In this section I outline Bourdieu’s concept of Capital, demonstrating its role within his overall theory before showing the key ways in which his usage differs from that of Marx. Finally, I examine the debate surrounding contemporary use of the concept within political science, notably in the work of Robert Putnam (1995). For Bourdieu capital can be divided into different forms: social capital, cultural capital and economic capital. By social capital he refers to the network of ‘useful relationships that can secure material or symbolic profits’ (Bourdieu, 1986: 249): the amount of social capital that an individual can draw upon is thus the sum of the number of people in their network and the amount of capital so possessed. Bourdieu further divides cultural capital into three forms: ‘embodied’, ‘objectified’ and ‘institutionalised’: embodied capital is imbued during socialisation, and is ultimately tied to the social location of the individual (Nash, 1999: 185). Embodied capital represents ‘external wealth converted into an integral part of the person’ (Bourdieu, 1986: 244-5). Objectified capital refers to goods or artefacts – including paintings and sculptures – which ‘…are defined only in the relationship with cultural capital in its embodied form’ (Bourdieu, 1986:246): in other words, the goods themselves and the ability to consume them. Institutionalised capital refers to those academic qualifications which enable an individual to directly convert between cultural and economic capital: ‘a certificate of cultural competence which confers on its holder a conventional, constant, legally guaranteed value with respect to culture’ (Bourdieu, 1986:248). Thus, the different forms of capital are based upon, but not determined by, economic capital. We can see that Bourdieu’s use of ‘capital’ is very different from that employed by Marx. Whereas Karl Marx (1818-1883) had paid little attention to the cultural sphere, believing it to be little more than ‘false consciousness’, Bourdieu sought to use the language of Marx and economic theory (Robbins, 2005: 20) to develop a ‘marxisant’ (Moi, 2000: 322) theory of culture. Like Marx, for Bourdieu capital has the capacity to reproduce ‘in identical or expanded form’ (Bourdieu, 1986:241), becoming part of the structure of society that enables and constrains individual’s lives (Bourdieu, 1986: 242). However, Bourdieu’s use of the term may therefore be viewed as being closer to power (Bourdieu, 1986: 243) than as it was used by Marx.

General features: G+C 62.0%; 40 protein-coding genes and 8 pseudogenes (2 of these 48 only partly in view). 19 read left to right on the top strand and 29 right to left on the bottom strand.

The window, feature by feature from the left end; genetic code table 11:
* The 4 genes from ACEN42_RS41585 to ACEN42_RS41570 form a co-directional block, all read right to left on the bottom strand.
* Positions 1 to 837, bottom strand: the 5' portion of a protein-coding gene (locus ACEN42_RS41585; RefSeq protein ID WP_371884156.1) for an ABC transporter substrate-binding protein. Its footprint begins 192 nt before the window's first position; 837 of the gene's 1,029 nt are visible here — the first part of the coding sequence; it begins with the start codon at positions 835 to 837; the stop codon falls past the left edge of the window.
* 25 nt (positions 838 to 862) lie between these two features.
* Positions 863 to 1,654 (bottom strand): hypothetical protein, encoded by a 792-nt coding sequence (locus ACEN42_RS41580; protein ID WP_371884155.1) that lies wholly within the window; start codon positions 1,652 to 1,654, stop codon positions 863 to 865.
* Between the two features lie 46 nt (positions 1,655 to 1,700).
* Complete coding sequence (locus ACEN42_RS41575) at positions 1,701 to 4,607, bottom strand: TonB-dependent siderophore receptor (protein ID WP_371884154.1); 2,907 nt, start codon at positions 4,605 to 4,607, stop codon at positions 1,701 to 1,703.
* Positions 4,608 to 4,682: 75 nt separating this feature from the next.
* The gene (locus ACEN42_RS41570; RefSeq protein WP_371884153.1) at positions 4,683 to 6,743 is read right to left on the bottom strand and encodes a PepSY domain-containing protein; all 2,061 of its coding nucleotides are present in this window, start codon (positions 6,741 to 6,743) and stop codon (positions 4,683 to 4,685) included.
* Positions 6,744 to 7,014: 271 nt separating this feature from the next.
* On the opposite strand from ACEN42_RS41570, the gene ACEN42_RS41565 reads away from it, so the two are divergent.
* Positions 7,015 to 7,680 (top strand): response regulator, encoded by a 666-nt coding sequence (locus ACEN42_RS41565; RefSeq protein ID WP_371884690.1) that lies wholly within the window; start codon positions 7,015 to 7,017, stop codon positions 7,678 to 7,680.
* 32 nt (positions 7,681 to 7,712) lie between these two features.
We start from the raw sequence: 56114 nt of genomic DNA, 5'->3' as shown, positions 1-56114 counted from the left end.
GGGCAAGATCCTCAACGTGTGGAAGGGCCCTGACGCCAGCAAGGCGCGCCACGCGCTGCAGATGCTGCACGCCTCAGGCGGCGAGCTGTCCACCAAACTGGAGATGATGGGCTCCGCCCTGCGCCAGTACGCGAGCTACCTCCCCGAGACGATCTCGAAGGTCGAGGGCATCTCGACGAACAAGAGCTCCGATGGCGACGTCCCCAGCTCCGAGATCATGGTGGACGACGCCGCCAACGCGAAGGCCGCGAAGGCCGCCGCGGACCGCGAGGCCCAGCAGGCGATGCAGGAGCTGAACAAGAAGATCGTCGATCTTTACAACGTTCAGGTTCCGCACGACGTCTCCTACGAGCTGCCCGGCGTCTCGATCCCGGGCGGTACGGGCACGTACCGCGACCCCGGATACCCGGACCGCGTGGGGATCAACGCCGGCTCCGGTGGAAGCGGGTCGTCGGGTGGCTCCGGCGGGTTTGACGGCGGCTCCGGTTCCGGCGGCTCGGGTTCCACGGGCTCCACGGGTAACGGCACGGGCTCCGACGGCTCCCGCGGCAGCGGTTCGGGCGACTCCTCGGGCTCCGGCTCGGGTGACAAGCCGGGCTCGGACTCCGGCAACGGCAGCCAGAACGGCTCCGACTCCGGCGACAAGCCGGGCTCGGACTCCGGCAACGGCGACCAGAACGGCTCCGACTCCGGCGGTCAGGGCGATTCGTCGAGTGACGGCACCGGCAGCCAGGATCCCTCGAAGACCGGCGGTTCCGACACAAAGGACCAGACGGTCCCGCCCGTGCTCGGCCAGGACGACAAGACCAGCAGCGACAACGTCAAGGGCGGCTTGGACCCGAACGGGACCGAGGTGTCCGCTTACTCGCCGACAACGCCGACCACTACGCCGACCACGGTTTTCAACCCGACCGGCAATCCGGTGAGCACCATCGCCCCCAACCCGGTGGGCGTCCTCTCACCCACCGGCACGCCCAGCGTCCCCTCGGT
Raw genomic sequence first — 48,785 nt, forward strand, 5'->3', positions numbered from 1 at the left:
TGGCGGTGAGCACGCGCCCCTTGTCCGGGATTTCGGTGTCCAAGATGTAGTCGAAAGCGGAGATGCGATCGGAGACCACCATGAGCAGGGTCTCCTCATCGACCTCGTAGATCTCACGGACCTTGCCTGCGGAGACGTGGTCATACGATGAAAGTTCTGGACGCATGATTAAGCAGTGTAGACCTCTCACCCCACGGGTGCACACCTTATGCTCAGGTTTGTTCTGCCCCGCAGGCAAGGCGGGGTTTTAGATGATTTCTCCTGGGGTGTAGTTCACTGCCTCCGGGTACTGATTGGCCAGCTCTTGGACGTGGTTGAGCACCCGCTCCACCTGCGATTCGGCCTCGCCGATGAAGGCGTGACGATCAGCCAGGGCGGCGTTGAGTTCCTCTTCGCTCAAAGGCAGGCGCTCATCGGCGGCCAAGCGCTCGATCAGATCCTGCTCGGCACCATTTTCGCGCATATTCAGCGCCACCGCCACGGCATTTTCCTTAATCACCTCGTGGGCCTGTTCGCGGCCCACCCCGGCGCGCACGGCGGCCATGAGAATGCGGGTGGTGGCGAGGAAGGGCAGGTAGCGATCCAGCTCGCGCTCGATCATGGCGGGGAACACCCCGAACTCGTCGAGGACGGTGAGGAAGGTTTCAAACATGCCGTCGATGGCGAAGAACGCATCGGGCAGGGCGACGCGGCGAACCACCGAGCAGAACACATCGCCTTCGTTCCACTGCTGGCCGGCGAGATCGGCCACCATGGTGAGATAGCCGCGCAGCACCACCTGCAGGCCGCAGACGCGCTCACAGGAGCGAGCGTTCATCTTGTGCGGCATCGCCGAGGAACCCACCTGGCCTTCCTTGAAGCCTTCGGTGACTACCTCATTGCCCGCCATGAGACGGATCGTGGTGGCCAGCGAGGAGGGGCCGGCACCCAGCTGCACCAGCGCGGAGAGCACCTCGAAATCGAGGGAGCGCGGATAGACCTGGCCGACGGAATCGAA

In Bowling Alone: the Collapse and Revival of American Community (2000) Robert Putnam utilised the concept of social capital, transferring it from sociology into the realm of political science. Putnam argued that increasing individualism had led to the decline of community ties, political participation and therefore ‘good governance’ (Russell, 2005: 557). Putnam defined social capital as ‘features of social organisation such as networks, norms, and social trust that facilitate coordination and cooperation for mutual benefit (Putnam, 1995: 67). However, Putnams’ definition is very different from Bourdieu’s; whereas for Bourdieu social capital was held by the individual (Walters, 2002: 387), for Putnam it is a collective capacity (Ibid. p. 379). Further, within Bourdieu’s conception it would be difficult to see how there could be a reduction in social capital.